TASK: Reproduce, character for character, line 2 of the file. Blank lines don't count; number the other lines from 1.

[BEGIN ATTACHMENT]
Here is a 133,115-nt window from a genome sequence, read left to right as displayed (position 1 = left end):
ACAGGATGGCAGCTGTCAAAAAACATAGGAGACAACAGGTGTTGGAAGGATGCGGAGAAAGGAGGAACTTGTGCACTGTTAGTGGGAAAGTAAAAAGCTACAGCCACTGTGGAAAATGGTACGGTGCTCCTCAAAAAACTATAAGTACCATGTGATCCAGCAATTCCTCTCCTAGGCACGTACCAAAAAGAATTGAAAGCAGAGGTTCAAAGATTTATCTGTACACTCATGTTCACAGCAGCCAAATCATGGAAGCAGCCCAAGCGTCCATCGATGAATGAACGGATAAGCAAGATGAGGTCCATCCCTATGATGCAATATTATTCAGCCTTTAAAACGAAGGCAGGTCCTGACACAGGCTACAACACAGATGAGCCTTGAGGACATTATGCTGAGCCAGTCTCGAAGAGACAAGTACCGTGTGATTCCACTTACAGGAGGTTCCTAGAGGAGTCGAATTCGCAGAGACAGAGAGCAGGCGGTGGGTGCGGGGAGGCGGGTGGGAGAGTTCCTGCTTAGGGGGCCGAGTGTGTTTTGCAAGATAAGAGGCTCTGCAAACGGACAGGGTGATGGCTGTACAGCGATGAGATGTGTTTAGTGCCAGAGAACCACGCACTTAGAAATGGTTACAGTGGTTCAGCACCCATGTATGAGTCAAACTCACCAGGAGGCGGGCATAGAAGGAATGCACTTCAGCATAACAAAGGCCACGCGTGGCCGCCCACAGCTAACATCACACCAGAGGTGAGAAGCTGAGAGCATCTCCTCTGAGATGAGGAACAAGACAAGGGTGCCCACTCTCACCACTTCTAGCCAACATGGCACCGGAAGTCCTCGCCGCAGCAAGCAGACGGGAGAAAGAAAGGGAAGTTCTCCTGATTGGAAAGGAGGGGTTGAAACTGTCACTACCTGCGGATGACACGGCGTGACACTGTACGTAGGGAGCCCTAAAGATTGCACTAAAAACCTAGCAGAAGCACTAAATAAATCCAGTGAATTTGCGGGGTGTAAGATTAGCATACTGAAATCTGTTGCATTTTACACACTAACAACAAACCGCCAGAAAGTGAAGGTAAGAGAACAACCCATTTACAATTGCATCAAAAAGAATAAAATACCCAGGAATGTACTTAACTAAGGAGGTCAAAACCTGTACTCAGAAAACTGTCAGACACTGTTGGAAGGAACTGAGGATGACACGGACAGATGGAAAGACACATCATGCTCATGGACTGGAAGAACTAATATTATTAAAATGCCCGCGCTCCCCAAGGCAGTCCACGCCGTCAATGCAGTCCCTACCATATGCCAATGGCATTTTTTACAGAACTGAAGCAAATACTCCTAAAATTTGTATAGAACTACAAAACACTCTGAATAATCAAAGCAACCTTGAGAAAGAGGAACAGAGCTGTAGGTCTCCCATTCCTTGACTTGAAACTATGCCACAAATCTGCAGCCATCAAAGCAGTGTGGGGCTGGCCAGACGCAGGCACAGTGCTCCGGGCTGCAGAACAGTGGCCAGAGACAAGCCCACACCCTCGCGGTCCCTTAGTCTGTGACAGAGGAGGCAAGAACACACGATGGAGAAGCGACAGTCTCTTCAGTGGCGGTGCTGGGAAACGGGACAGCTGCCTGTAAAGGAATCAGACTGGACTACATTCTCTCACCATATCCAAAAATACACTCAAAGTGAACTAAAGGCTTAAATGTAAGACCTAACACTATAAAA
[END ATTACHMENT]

ACAGGATGGCAGCTGTCAAAAAACATAGGAGACAACAGGTGTTGGAAGGATGCGGAGAAAGGAGGAACTTGTGCACTGTTAGTGGGAAAGTAAAAAGCTACAGCCACTGTGGAAAATGGTACGGTGCTCCTCAAAAAACTATAAGTACCATGTGATCCAGCAATTCCTCTCCTAGGCACGTACCAAAAAGAATTGAAAGCAGAGGTTCAAAGATTTATCTGTACACTCATGTTCACAGCAGCCAAATCATGGAAGCAGCCCAAGCGTCCATCGATGAATGAACGGATAAGCAAGATGAGGTCCATCCCTATGATGCAATATTATTCAGCCTTTAAAACGAAGGCAGGTCCTGACACAGGCTACAACACAGATGAGCCTTGAGGACATTATGCTGAGCCAGTCTCGAAGAGACAAGTACCGTGTGATTCCACTTACAGGAGGTTCCTAGAGGAGTCGAATTCGCAGAGACAGAGAGCAGGCGGTGGGTGCGGGGAGGCGGGTGGGAGAGTTCCTGCTTAGGGGGCCGAGTGTGTTTTGCAAGATAAGAGGCTCTGCAAACGGACAGGGTGATGGCTGTACAGCGATGAGATGTGTTTAGTGCCAGAGAACCACGCACTTAGAAATGGTTACAGTGGTTCAGCACCCATGTATGAGTCAAACTCACCAGGAGGCGGGCATAGAAGGAATGCACTTCAGCATAACAAAGGCCACGCGTGGCCGCCCACAGCTAACATCACACCAGAGGTGAGAAGCTGAGAGCATCTCCTCTGAGATGAGGAACAAGACAAGGGTGCCCACTCTCACCACTTCTAGCCAACATGGCACCGGAAGTCCTCGCCGCAGCAAGCAGACGGGAGAAAGAAAGGGAAGTTCTCCTGATTGGAAAGGAGGGGTTGAAACTGTCACTACCTGCGGATGACACGGCGTGACACTGTACGTAGGGAGCCCTAAAGATTGCACTAAAAACCTAGCAGAAGCACTAAATAAATCCAGTGAATTTGCGGGGTGTAAGATTAGCATACTGAAATCTGTTGCATTTTACACACTAACAACAAACCGCCAGAAAGTGAAGGTAAGAGAACAACCCATTTACAATTGCATCAAAAAGAATAAAATACCCAGGAATGTACTTAACTAAGGAGGTCAAAACCTGTACTCAGAAAACTGTCAGACACTGTTGGAAGGAACTGAGGATGACACGGACAGATGGAAAGACACATCATGCTCATGGACTGGAAGAACTAATATTATTAAAATGCCCGCGCTCCCCAAGGCAGTCCACGCCGTCAATGCAGTCCCTACCATATGCCAATGGCATTTTTTACAGAACTGAAGCAAATACTCCTAAAATTTGTATAGAACTACAAAACACTCTGAATAATCAAAGCAACCTTGAGAAAGAGGAACAGAGCTGTAGGTCTCCCATTCCTTGACTTGAAACTATGCCACAAATCTGCAGCCATCAAAGCAGTGTGGGGCTGGCCAGACGCAGGCACAGTGCTCCGGGCTGCAGAACAGTGGCCAGAGACAAGCCCACACCCTCGCGGTCCCTTAGTCTGTGACAGAGGAGGCAAGAACACACGATGGAGAAGCGACAGTCTCTTCAGTGGCGGTGCTGGGAAACGGGACAGCTGCCTGTAAAGGAATCAGACTGGACTACATTCTCTCACCATATCCAAAAATACACTCAAAGTGAACTAAAGGCTTAAATGTAAGACCTAACACTATAAAA